As I marked each place of interest, I devised a plan for touring sites in close proximity, regardless of province or country borders. Ultimately, I narrowed my focus to a final itinerary of visiting sites in 66 towns in 61 days. It is just a beginning. (See, for example, the attached page of six interiors).
Not only has my research for the USOAR proposal provided me a fairer perspective of European art and architecture, but the grant itself will afford me my first opportunity to go to Europe, to experience another culture, language and customs. Also, in order to reduce expenses as much as possible and gain greater cultural appreciation, I will find accommodations at pensions or zimmers, affordable rooms for rent in the homes of local residents.
Moreover, I have searched the study abroad programs regarding fine arts. Almost all quality art programs are directed to Italy, France or England. Because the USOAR program involves independent study, my desire to view the art and architecture of Central Europe will be possible. As an artist, this will be an invaluable experience. It is all about being there, observing, sketching and photographing. Far superior to a few black-and-white photographs found in a book, it is about observing the lines, colors and forms of the church altarpiece, the decorated staircase beyond the hallway, and the frescoed ceiling in the small side chapel. It is about all the things not shown in a photograph, all the things surrounding each other and their effect upon each other in shape, color and value. It simply must be experienced. Hopefully, a diligent and observant artist can share this feeling for the whole, encompassing view as he creates the central image. Furthermore, I can utilize my own sketches and photographs without fear of copyright conflicts and refer to the designs and details for years to come as I create watercolor and ink illustrations and oil paintings.
In addition, because it takes at least seven to ten days to produce a detailed, representative watercolor, I do not feel it would be wise to spend a week or more painting at just six locations. In addition, painting outdoors requires cooperation with the weather, and traveling with art boards, drafting supplies and paints would be cumbersome. Therefore, I believe the best use of my time is to sketch and photographically document the images of my journey.
In preparation of my proposal, I received the assistance and direction of __________________ and _________________. Upon my return, I will create a series of ten representative watercolor paintings, completed by the end of the USOAR term (February 28, 2003), for a gallery showing at Northern Illinois University and/or its satellite locations. It is my expectation that this very tangible, visible result of the funding from the USOAR program will encourage other NIU students to participate in the USOAR opportunity. In addition, a gallery showing will share with others a cultural legacy lost amidst a century of war and conflict but still as vibrant, humbling and awe-inspiring as when these incredible works of art and architecture were first created centuries ago.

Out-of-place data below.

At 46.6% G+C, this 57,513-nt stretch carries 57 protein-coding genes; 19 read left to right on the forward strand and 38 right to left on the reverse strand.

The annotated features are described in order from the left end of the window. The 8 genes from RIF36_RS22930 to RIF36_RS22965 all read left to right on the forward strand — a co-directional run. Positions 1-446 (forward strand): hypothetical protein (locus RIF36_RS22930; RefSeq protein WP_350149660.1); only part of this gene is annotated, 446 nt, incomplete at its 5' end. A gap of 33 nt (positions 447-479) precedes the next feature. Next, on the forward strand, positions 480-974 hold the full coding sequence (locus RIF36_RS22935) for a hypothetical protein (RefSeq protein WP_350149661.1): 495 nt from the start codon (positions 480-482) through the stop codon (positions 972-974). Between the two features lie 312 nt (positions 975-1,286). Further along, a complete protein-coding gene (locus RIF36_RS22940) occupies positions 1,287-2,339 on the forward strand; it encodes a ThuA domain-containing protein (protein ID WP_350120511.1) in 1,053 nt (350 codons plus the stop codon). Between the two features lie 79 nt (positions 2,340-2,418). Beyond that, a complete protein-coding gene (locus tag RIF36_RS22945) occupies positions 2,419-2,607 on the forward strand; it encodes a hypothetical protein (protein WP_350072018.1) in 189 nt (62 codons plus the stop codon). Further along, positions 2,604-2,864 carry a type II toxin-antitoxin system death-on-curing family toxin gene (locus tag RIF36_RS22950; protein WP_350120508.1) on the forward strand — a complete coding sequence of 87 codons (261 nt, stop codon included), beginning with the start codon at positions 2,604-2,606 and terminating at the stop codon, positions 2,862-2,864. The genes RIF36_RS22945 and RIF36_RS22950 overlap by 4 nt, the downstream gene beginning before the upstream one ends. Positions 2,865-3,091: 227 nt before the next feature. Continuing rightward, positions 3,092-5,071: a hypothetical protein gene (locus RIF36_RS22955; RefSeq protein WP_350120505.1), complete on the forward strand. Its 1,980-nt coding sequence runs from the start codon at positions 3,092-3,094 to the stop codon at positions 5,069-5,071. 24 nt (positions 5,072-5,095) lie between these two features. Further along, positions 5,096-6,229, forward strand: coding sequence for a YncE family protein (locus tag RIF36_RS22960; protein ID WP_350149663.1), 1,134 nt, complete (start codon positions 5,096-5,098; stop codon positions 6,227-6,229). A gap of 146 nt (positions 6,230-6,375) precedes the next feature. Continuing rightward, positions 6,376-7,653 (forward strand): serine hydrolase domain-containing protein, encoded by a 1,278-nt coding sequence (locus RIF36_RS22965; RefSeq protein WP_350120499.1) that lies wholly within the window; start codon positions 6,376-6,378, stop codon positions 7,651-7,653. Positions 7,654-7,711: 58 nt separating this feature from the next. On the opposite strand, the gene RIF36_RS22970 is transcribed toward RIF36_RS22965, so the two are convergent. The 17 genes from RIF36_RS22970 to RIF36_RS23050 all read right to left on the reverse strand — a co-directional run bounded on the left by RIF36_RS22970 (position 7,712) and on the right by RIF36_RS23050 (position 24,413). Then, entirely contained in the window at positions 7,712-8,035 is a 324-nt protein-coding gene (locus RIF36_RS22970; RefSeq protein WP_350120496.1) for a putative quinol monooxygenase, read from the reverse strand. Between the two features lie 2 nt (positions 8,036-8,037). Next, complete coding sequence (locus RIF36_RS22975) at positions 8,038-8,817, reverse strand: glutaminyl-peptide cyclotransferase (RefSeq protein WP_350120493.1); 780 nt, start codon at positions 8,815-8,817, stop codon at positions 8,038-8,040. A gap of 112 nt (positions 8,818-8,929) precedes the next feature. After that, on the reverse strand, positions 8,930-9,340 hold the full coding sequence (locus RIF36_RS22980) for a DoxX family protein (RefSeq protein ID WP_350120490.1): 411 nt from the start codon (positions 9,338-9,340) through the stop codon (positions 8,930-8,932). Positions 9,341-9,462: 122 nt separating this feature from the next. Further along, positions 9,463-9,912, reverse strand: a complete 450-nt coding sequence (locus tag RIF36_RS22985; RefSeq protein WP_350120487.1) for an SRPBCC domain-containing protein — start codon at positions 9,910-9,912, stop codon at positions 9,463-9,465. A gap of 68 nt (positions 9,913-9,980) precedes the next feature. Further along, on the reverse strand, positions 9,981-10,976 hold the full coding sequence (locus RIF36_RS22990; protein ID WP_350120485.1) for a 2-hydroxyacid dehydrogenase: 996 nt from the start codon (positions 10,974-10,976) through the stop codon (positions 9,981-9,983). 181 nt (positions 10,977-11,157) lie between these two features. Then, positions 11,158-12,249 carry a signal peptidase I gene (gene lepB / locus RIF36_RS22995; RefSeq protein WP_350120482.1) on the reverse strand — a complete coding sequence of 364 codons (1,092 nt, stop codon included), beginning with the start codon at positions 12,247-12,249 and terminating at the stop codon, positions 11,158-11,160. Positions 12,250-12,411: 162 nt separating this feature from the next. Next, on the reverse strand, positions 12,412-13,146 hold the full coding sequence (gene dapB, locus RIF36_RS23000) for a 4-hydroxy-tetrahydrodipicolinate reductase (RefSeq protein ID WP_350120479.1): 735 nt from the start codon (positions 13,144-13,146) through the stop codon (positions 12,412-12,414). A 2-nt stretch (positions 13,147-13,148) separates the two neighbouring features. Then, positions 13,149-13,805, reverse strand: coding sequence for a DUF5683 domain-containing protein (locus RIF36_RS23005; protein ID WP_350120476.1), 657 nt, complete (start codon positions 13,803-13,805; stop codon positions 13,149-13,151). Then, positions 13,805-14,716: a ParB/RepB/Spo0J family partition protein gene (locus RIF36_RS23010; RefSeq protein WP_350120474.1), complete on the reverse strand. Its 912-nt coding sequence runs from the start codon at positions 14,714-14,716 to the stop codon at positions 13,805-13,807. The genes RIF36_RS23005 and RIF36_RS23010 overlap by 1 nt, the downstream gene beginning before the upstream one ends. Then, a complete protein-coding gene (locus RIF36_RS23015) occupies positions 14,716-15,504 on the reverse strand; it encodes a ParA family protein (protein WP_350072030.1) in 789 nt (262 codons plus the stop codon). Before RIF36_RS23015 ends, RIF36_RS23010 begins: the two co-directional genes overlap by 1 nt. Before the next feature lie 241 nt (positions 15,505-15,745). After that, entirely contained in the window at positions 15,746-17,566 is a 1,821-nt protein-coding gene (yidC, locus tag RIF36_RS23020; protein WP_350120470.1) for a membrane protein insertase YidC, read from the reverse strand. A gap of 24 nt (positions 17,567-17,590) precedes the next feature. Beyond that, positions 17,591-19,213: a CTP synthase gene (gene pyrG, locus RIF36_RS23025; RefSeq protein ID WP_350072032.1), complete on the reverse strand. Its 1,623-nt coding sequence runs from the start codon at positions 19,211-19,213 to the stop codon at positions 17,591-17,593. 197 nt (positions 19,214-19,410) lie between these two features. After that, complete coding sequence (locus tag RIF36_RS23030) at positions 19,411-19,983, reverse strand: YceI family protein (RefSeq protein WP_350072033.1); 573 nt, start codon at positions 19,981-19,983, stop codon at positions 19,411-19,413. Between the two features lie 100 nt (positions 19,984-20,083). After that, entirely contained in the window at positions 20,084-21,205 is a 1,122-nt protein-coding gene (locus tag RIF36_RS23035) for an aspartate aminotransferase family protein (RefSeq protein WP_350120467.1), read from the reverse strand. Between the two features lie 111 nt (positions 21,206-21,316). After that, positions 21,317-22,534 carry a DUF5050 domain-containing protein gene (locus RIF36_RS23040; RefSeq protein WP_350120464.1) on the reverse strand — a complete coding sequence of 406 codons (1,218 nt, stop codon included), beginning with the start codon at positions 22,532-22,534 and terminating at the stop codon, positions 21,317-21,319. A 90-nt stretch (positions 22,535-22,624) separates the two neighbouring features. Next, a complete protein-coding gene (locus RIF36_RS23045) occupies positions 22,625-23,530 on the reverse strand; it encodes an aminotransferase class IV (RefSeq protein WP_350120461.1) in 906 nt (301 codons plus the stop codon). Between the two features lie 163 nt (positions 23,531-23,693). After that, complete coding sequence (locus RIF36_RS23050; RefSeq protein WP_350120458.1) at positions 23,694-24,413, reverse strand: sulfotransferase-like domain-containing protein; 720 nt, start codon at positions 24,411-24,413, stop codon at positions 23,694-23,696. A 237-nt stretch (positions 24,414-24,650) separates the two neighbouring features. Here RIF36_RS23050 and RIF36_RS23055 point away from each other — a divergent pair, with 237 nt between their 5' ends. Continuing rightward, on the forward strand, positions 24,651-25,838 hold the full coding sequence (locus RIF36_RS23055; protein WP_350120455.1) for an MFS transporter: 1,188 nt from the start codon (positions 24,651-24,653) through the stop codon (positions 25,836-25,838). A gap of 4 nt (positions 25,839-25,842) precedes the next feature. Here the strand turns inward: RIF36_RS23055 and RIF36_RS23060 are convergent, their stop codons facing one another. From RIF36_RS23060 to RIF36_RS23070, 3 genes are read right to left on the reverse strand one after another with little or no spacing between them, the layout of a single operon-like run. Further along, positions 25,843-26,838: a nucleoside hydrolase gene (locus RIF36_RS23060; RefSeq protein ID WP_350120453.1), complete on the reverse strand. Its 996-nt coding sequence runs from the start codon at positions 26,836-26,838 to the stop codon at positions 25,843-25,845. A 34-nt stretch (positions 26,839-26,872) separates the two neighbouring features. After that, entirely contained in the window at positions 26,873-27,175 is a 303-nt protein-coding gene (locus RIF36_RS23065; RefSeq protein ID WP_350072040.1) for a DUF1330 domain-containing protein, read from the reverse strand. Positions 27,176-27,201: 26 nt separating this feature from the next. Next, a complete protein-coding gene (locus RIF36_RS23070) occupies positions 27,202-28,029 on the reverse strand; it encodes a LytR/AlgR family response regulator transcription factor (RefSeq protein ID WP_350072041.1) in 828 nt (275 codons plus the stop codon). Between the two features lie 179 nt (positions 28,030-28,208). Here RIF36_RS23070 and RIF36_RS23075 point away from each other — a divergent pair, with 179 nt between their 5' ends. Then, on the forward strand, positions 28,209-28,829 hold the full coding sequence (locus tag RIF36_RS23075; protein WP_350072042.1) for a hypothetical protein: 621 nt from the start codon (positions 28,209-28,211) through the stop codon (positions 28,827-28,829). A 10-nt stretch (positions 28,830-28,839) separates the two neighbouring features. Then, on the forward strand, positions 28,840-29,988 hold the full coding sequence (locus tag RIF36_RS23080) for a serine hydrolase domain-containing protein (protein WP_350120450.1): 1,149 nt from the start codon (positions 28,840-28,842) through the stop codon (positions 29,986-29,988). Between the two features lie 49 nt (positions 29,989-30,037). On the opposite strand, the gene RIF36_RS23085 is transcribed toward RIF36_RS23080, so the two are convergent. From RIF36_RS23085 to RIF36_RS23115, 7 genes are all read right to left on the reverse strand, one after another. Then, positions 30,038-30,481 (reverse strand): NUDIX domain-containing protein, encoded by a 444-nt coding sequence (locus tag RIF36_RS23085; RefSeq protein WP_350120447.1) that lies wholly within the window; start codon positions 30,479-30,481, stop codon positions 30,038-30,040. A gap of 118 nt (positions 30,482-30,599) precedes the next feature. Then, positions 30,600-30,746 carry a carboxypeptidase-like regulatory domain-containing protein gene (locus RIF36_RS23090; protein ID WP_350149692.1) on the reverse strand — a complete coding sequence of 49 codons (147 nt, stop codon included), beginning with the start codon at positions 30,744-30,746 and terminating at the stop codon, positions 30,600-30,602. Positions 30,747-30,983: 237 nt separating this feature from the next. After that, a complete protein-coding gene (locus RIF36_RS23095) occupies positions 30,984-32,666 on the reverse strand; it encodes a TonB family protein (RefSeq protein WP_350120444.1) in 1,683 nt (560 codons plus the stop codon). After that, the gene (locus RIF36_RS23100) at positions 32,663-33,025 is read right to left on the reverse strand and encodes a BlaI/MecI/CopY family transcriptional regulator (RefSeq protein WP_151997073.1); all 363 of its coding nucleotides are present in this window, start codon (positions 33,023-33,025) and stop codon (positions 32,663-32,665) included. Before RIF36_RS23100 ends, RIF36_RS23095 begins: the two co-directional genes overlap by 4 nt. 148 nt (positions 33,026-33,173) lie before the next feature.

For me, not only will I return with a lifetime of memories, but the inspirational photos and sketches of architectural details, mural colors and design elements will provide the volumes of reference material that I can finally place next to books on English, French, Dutch and Italian art. Truth is the daughter of time, and perhaps in several generations from now, the contribution of Central Europe to the arts of the Renaissance and Baroque/Rococo periods will once again be recognized. But, in the meantime, the only way I will actually learn about it is to see it myself.
A: Travel Expenses
Air Fare: Round Trip from Chicago, Illinois to Frankfurt, Germany $ 750.00
Eurailpass 2 months (unlimited travel in Austria/Germany) $1298.00
Prague Excursion Pass $ 38.00
Wurzburg/Fussen Bus Route/with bag storage fees $ 45.00
Additional Tram/SubwaylFerry/Bus/Local Train fees $ 150.00
Travel research books/maps/local guides $ 150.00
Sketchbook, pens, pencils, erasers $ 25.00
Film (32 rolls) (8 4-paks-400 speed 24 @ $9.00) $ 72.00
Film Development - 32 rolls x $4.99 $ 160.00
Passport ($60); ISIC card ($22) $ 82.00
Entrance Fees to sites $ 125.00 (ISIC student rate where accepted)
Art &Architecture Reference books (purchased at sites/regional bookstores) $ 250.00
Total $ 864.00
C. Living Expenses
Estimated total of $65 for meals and room per day x 61 days $3965.00